Dining, Issue

Dopo La Spiaggia

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By Heather Bryce

Seated outside the restaurant Dopo La Spiaggia on a lovely brick patio sheltered by a screen of vines to one side and the outer wall of an antique shingled house (in which the main restaurant is located) we spy enormous yachts at the Marina and watch co-owner and chef Maurizio Marfoglia sporting a straw hipster hat. As he greets his guests, many who’ve known him for the eight years he’s presided over this space – that was formerly called Tutto il Giorno, you can sense his love for the restaurant and patrons whom he considers his friends.

Owner/Chef Maurizio Marfoglia welcomes his guests to the Magnifico Dopo La Spiaggia in Sag Harbor.

Maurizio (yes, we’re on a first-name basis as the hands-on proprietor periodically stops by our table to guide us in our choices throughout the meal) was in partnership with Gabby Karan (Donna’s daughter) and her husband Gianpaolo De Felice till last year when they split their mini restaurant empire with Karan holding onto the original name and the two eateries that still bear the original moniker in Southampton and New York.

“It was a very amicable divorce,” says Maurizio who plans to continue vacationing with Gabby and her family as they have done for years. The name of the restaurant, Dopo La Spiaggia, which translates to “after the beach,” creates just the right tone for this chic casual hangout. Meanwhile, he has opened a second version of the eatery at the former Race Lane restaurant in East Hampton.

We start with a drink from the Splash cocktail menu, which is a series of low-sugar, non-GMO and gluten-free mixers created under the Dopo brand. The mixers come in smart white bottles, which will be retailed soon but are now only available at the restaurant. We have a tasty Moscow Mule and Margarita, which our waiter tells us is popular along with the Splash Dark and Stormy and Cosmopolitan and can also be ordered as a virgin cocktail.

Owner/Chef Maurizio Marfoglia ‘s delicious hand-stuffed sausages, flatbread and Splash cocktail mixer at Dopo La Spiaggia in Sag Harbor.

Despite the American flag visible in the park, we are immediately transported to Italy when a plateful of wafer-thin sheets of bread arrives. The pane carasau is imported from Sardinia, where it is baked on stone. In the Dopo kitchen it is scorched on the grill and drizzled with olive oil, rosemary and sea salt. Yummy, but there goes any thoughts of remaining gluten-free.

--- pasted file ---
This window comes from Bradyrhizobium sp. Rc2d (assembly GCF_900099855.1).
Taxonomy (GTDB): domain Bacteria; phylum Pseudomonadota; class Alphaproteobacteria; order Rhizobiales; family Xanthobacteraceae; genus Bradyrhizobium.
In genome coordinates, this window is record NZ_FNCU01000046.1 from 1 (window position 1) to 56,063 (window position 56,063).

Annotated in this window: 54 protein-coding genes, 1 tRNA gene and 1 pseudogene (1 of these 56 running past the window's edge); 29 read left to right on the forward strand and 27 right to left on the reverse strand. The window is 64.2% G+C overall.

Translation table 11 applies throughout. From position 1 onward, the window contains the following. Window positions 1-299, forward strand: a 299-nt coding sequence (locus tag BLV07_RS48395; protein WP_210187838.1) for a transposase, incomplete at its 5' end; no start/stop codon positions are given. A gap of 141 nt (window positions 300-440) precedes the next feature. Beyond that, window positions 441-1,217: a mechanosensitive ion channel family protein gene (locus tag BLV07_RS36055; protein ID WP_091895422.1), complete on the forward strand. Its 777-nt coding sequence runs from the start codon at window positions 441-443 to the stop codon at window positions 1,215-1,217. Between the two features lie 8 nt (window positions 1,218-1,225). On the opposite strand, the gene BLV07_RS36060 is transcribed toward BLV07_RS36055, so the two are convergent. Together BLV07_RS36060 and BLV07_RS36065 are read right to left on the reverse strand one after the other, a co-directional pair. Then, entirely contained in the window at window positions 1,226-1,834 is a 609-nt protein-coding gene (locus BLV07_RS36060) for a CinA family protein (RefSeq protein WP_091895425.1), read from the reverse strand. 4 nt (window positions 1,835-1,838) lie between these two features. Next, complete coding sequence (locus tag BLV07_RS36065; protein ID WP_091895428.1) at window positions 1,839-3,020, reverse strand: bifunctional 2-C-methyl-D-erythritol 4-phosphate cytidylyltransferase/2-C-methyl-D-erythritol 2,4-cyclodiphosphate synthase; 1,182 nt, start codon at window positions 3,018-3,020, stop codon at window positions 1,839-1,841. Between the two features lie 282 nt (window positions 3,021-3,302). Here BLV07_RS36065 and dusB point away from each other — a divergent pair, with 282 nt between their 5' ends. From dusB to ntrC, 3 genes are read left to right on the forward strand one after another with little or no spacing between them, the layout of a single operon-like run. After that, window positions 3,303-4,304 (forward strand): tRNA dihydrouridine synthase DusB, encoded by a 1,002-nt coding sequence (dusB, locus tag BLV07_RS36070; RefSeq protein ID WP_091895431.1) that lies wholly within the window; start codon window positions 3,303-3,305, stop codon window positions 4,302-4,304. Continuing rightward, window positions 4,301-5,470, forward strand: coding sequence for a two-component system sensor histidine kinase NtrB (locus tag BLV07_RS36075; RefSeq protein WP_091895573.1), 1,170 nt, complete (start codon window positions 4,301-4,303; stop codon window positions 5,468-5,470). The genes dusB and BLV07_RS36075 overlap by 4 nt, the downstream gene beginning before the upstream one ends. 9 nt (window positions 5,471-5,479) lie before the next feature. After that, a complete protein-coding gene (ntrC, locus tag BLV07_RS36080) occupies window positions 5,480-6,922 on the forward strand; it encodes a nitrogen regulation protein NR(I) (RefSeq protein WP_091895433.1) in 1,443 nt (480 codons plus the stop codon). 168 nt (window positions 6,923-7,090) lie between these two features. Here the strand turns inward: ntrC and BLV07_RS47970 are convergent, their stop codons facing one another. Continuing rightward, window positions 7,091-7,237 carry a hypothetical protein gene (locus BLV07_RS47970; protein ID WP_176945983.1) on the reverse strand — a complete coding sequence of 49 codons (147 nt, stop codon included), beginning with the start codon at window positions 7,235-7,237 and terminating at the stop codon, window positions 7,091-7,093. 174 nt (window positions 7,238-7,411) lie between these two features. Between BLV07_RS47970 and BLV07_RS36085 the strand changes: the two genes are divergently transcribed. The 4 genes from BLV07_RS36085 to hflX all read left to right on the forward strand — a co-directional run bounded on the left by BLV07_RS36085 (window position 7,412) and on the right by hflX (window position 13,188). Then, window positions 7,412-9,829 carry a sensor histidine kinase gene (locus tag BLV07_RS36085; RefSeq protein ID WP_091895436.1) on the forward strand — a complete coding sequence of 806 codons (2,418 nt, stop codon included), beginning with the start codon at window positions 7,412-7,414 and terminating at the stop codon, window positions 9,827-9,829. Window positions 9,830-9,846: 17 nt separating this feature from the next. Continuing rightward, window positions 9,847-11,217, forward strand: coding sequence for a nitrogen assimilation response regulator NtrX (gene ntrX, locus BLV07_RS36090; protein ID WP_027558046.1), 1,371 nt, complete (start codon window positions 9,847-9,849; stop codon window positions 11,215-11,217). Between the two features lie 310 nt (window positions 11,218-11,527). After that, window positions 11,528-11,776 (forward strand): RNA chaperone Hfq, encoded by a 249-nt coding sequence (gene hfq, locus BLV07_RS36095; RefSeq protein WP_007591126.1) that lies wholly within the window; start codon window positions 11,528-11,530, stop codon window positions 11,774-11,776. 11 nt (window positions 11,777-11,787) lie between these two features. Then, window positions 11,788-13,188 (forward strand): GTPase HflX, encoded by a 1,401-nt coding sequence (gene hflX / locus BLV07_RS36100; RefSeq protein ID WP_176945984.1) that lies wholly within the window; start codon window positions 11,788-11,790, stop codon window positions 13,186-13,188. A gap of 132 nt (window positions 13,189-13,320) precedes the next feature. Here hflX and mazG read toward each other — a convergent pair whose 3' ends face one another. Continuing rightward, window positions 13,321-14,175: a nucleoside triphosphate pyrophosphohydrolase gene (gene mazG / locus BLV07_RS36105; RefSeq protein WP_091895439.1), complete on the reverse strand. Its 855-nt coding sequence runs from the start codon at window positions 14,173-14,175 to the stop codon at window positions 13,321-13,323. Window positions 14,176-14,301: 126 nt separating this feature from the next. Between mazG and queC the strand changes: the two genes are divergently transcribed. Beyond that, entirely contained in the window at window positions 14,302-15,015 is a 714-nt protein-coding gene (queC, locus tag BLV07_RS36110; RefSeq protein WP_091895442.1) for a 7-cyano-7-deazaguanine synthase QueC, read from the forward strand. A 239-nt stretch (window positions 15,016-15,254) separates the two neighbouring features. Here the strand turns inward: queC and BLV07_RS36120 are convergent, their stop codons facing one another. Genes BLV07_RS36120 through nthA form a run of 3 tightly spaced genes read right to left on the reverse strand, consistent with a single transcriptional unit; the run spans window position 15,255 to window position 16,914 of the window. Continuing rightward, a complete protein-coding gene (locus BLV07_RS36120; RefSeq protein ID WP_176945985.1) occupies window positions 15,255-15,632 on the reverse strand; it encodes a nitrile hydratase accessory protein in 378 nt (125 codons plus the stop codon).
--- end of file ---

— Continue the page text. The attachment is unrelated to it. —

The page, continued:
Even if you are not a salami person, a special gift of tiny antibiotic and chemical free disks, hand-made by Maurizio himself, are superb. As is the house-made cheese swept with a flurry of basil chiffonade.

Yummy Buratta Mozzarella with cherry tomats served at Dopo La Spiaggia in Sag Harbor

A bite into the insanely light local cognac-braised shiitake ravioli explodes with umami juices, reminding us of Szechuan soup dumplings. Before we order a primi course of trofie, a dense twisted pasta, served with pesto, potatoes and green beans, Maurizio gives us a pesto lesson. He explains that pesto is a specialty in Liguria “where it is almost a religion.” It is traditionally preserved till fall and winter when it is served with potatoes and green beans – one garlic clove per person. The best, such as his, is made only with baby basil leaves. Given all that, we are humbled by the richness of the dish, especially since it was made sans pine nuts – a classic variation.

The burrata is fresh from a maker in New Jersey, and according to Maurizio “better than Italian,” which has a harder shell because it has to travel to far-away places. The soft center is a milky dream. For the scallops crudo the bi-valves were sliced thin and dressed with lemon zest, chives and olive oil to achieve a candy-like sweetness. A clever addition to the dish was sea beans, succulent little veggies that pop perfectly in your mouth.

Best seafood dish ever at Dopo La Spiaggia in Sag Harbor.

Other highlights included the pan-seared snapper accompanied by scrumptious black garlic puree (we only wish there had been more) and bright pickled cipollini onions. The brilliant seafood stew was a concoction of branzino, halibut, giant prawn, clams and calamari cooked down to a heady saffron broth. By the time Maurizio stops by to tell us he needs to go home to put his seven-year-old to bed, we too are ready to head home, completely satisfied.

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